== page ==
Is there a standard name for a fallacy of the same form as an ad hominem, except that instead of denouncing the opposition, it praises the defense?
Typically an ad hominem ("against the man") fallacy of (ir)relevance is described as requiring abuse:
Bob favors Y. Bob is a lazy shiftless loser. Therefore, Y is false.
In a sense, before the fallacy, Bob is somehow neutral, (as are Y and not-Y); after the ad hominem, Bob goes down a peg in the listener's esteem, which for an uncritical listener seems to put Y down a peg too. Therefore Not-Y is "above" Y.
Relatively speaking it doesn't much matter if either Y goes down a peg, or Not-Y goes up one, so long as one of them moves in the desired direction. The fallacious goal being to put Not-Y above, which can also be done by praising the defender of Not-Y:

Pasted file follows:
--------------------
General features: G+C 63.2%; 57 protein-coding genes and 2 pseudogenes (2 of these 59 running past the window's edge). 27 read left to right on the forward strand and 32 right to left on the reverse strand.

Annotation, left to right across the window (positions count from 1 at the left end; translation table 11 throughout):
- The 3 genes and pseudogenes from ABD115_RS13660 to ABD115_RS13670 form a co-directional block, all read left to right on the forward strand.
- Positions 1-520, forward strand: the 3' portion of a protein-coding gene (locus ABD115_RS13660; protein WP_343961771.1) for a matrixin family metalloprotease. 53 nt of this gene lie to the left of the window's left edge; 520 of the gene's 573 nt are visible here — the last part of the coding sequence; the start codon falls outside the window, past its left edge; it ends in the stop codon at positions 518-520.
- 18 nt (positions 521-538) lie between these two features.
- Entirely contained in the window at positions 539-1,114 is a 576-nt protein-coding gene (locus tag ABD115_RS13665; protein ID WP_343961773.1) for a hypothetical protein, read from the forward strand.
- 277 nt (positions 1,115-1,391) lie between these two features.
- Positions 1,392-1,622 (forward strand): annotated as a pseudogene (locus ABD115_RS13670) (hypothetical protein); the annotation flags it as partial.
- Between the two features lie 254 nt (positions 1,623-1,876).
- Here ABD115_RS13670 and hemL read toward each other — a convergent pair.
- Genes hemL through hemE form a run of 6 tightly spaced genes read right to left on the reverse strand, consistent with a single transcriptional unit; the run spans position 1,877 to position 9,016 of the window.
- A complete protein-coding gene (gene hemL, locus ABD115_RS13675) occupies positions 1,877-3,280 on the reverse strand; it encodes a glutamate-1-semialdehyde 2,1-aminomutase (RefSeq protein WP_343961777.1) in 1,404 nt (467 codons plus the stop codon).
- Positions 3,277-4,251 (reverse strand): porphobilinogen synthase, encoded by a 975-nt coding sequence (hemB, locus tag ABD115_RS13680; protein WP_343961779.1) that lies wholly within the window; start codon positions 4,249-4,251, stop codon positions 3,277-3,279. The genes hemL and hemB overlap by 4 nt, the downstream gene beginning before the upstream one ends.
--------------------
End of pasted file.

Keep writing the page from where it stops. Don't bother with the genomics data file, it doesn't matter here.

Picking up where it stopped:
Bill favors Not-Y. Bill is a hard worker, and in 2012 was awarded the coveted Gilded Nostril. Therefore Not-Y is true.
Other than the relative motions involved, (analogous to addition with positive and negative integers), the invalid form of both is the same. In the field of public discourse, both forms appear to be equally common. Bureaucracies seem to use the praising form more.
Abstracting both forms into one, an irrelevant but prejudicial personal attribute replaces (or overshadows) a premise, which incorrectly prejudices listeners to accept an unsupported and therefore invalid conclusion:
Bilbo favors Y (or not-Y). Bilbo is naughty (or nice). Therefore, Y is false (or not-Y is true).